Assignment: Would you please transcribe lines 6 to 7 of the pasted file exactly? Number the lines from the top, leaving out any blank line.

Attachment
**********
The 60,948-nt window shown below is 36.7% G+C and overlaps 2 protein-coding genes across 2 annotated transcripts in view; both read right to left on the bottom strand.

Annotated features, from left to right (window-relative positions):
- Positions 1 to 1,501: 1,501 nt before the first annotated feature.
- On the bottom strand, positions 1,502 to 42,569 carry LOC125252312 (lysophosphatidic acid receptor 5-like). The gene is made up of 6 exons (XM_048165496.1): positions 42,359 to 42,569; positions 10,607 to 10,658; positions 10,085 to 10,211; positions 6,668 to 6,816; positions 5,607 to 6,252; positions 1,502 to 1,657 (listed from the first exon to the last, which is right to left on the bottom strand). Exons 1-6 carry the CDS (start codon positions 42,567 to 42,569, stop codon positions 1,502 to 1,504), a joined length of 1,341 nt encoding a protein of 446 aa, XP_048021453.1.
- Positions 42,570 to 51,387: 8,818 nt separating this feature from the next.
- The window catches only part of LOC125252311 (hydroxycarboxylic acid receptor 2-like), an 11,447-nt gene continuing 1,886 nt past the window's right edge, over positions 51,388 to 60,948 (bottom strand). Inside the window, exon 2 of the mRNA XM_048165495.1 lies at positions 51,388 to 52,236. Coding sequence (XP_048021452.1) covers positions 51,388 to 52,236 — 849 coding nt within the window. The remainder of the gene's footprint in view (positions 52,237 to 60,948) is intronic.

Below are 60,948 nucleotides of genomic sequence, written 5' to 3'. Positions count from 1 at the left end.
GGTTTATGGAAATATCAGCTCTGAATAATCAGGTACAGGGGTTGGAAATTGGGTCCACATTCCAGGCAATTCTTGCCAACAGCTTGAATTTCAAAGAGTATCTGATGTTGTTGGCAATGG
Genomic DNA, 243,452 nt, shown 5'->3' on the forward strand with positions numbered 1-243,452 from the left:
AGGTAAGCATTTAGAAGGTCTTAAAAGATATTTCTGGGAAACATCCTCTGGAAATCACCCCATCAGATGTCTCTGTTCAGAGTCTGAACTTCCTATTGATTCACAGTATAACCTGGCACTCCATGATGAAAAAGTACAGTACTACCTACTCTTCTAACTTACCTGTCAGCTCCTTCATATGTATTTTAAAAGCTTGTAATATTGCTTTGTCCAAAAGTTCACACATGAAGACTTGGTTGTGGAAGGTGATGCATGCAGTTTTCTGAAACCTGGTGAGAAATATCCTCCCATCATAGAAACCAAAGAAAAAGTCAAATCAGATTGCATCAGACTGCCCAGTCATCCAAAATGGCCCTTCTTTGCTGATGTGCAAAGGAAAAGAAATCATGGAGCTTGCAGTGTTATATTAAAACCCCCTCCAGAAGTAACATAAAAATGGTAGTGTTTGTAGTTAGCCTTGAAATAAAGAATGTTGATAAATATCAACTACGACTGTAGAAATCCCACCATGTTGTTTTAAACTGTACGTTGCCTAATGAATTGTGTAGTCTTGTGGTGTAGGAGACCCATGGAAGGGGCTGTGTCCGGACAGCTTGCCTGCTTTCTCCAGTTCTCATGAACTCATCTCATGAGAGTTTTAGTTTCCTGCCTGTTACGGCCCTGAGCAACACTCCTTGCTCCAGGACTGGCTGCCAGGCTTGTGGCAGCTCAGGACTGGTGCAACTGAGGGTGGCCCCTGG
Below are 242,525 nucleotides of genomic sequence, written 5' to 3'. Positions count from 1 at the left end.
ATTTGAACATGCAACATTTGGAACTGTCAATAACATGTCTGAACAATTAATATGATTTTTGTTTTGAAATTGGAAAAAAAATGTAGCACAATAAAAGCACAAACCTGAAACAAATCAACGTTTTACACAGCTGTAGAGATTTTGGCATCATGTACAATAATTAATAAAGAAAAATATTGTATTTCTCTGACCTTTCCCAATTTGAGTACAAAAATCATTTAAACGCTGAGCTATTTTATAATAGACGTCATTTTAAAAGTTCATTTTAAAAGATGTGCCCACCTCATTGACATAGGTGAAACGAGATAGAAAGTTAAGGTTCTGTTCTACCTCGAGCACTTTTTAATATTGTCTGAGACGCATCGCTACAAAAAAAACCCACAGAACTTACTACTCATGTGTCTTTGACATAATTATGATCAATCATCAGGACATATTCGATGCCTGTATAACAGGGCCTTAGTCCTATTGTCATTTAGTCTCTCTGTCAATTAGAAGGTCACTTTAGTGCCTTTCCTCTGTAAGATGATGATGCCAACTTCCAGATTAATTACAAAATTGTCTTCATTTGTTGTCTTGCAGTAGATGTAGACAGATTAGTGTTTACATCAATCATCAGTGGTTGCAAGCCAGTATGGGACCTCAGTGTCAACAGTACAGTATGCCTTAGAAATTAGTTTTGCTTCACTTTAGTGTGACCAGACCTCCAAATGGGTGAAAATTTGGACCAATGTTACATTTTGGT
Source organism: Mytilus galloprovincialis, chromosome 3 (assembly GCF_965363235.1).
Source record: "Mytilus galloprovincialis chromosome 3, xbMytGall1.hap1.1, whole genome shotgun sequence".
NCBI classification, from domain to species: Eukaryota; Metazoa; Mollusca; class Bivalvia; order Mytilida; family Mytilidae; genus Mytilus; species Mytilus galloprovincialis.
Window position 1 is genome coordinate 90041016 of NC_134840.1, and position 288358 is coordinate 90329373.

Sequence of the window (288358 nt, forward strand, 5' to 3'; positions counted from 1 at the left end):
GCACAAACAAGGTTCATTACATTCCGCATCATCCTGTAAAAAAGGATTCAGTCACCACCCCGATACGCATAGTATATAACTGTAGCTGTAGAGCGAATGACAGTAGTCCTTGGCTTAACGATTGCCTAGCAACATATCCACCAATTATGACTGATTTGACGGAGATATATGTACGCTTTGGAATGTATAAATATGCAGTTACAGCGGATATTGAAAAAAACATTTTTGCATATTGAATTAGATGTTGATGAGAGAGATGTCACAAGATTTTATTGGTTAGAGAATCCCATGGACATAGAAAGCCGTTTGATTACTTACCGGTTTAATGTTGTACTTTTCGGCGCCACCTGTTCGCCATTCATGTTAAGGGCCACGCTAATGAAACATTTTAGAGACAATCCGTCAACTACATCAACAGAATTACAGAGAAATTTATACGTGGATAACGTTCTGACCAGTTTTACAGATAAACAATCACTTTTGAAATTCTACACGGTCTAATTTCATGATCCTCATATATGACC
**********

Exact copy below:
- The window catches only part of LOC125252311 (hydroxycarboxylic acid receptor 2-like), an 11,447-nt gene continuing 1,886 nt past the window's right edge, over positions 51,388 to 60,948 (bottom strand). Inside the window, exon 2 of the mRNA XM_048165495.1 lies at positions 51,388 to 52,236. Coding sequence (XP_048021452.1) covers positions 51,388 to 52,236 — 849 coding nt within the window. The remainder of the gene's footprint in view (positions 52,237 to 60,948) is intronic.

Below are 60,948 nucleotides of genomic sequence, written 5' to 3'. Positions count from 1 at the left end.